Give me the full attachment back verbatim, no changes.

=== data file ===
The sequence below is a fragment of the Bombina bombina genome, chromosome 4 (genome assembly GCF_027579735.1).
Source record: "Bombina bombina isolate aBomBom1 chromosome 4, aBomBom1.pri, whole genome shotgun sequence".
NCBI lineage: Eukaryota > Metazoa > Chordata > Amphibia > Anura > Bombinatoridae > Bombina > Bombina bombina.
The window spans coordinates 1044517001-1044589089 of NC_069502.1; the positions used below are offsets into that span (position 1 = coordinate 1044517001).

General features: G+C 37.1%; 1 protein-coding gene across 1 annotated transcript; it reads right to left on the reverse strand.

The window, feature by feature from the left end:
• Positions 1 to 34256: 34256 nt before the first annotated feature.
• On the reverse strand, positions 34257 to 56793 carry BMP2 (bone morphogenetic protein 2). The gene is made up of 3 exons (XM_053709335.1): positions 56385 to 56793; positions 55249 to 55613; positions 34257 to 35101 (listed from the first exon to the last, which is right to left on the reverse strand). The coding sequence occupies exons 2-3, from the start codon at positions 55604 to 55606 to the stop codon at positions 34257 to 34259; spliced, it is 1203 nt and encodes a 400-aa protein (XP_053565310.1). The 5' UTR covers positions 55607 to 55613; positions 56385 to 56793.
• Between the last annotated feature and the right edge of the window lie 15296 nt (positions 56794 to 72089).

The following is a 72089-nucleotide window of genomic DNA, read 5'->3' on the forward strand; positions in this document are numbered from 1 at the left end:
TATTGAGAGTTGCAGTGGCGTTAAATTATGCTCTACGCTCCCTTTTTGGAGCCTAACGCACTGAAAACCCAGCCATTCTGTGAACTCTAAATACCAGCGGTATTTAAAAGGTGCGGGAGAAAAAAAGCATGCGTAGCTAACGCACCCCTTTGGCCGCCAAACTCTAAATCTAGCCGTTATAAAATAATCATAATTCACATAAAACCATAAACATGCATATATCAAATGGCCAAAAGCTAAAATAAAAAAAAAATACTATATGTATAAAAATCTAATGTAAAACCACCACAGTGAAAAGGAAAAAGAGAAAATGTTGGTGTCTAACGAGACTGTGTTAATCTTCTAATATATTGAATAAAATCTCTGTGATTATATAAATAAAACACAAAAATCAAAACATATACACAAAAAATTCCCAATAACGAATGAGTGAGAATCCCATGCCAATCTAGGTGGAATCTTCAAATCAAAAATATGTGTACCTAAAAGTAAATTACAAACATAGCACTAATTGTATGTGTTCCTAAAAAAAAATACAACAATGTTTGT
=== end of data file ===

The sequence below is a fragment of the Bombina bombina genome, chromosome 4 (genome assembly GCF_027579735.1).
Source record: "Bombina bombina isolate aBomBom1 chromosome 4, aBomBom1.pri, whole genome shotgun sequence".
NCBI lineage: Eukaryota > Metazoa > Chordata > Amphibia > Anura > Bombinatoridae > Bombina > Bombina bombina.
The window spans coordinates 1044517001-1044589089 of NC_069502.1; the positions used below are offsets into that span (position 1 = coordinate 1044517001).

General features: G+C 37.1%; 1 protein-coding gene across 1 annotated transcript; it reads right to left on the reverse strand.

The window, feature by feature from the left end:
• Positions 1 to 34256: 34256 nt before the first annotated feature.
• On the reverse strand, positions 34257 to 56793 carry BMP2 (bone morphogenetic protein 2). The gene is made up of 3 exons (XM_053709335.1): positions 56385 to 56793; positions 55249 to 55613; positions 34257 to 35101 (listed from the first exon to the last, which is right to left on the reverse strand). The coding sequence occupies exons 2-3, from the start codon at positions 55604 to 55606 to the stop codon at positions 34257 to 34259; spliced, it is 1203 nt and encodes a 400-aa protein (XP_053565310.1). The 5' UTR covers positions 55607 to 55613; positions 56385 to 56793.
• Between the last annotated feature and the right edge of the window lie 15296 nt (positions 56794 to 72089).

The following is a 72089-nucleotide window of genomic DNA, read 5'->3' on the forward strand; positions in this document are numbered from 1 at the left end:
TATTGAGAGTTGCAGTGGCGTTAAATTATGCTCTACGCTCCCTTTTTGGAGCCTAACGCACTGAAAACCCAGCCATTCTGTGAACTCTAAATACCAGCGGTATTTAAAAGGTGCGGGAGAAAAAAAGCATGCGTAGCTAACGCACCCCTTTGGCCGCCAAACTCTAAATCTAGCCGTTATAAAATAATCATAATTCACATAAAACCATAAACATGCATATATCAAATGGCCAAAAGCTAAAATAAAAAAAAAATACTATATGTATAAAAATCTAATGTAAAACCACCACAGTGAAAAGGAAAAAGAGAAAATGTTGGTGTCTAACGAGACTGTGTTAATCTTCTAATATATTGAATAAAATCTCTGTGATTATATAAATAAAACACAAAAATCAAAACATATACACAAAAAATTCCCAATAACGAATGAGTGAGAATCCCATGCCAATCTAGGTGGAATCTTCAAATCAAAAATATGTGTACCTAAAAGTAAATTACAAACATAGCACTAATTGTATGTGTTCCTAAAAAAAAATACAACAATGTTTGT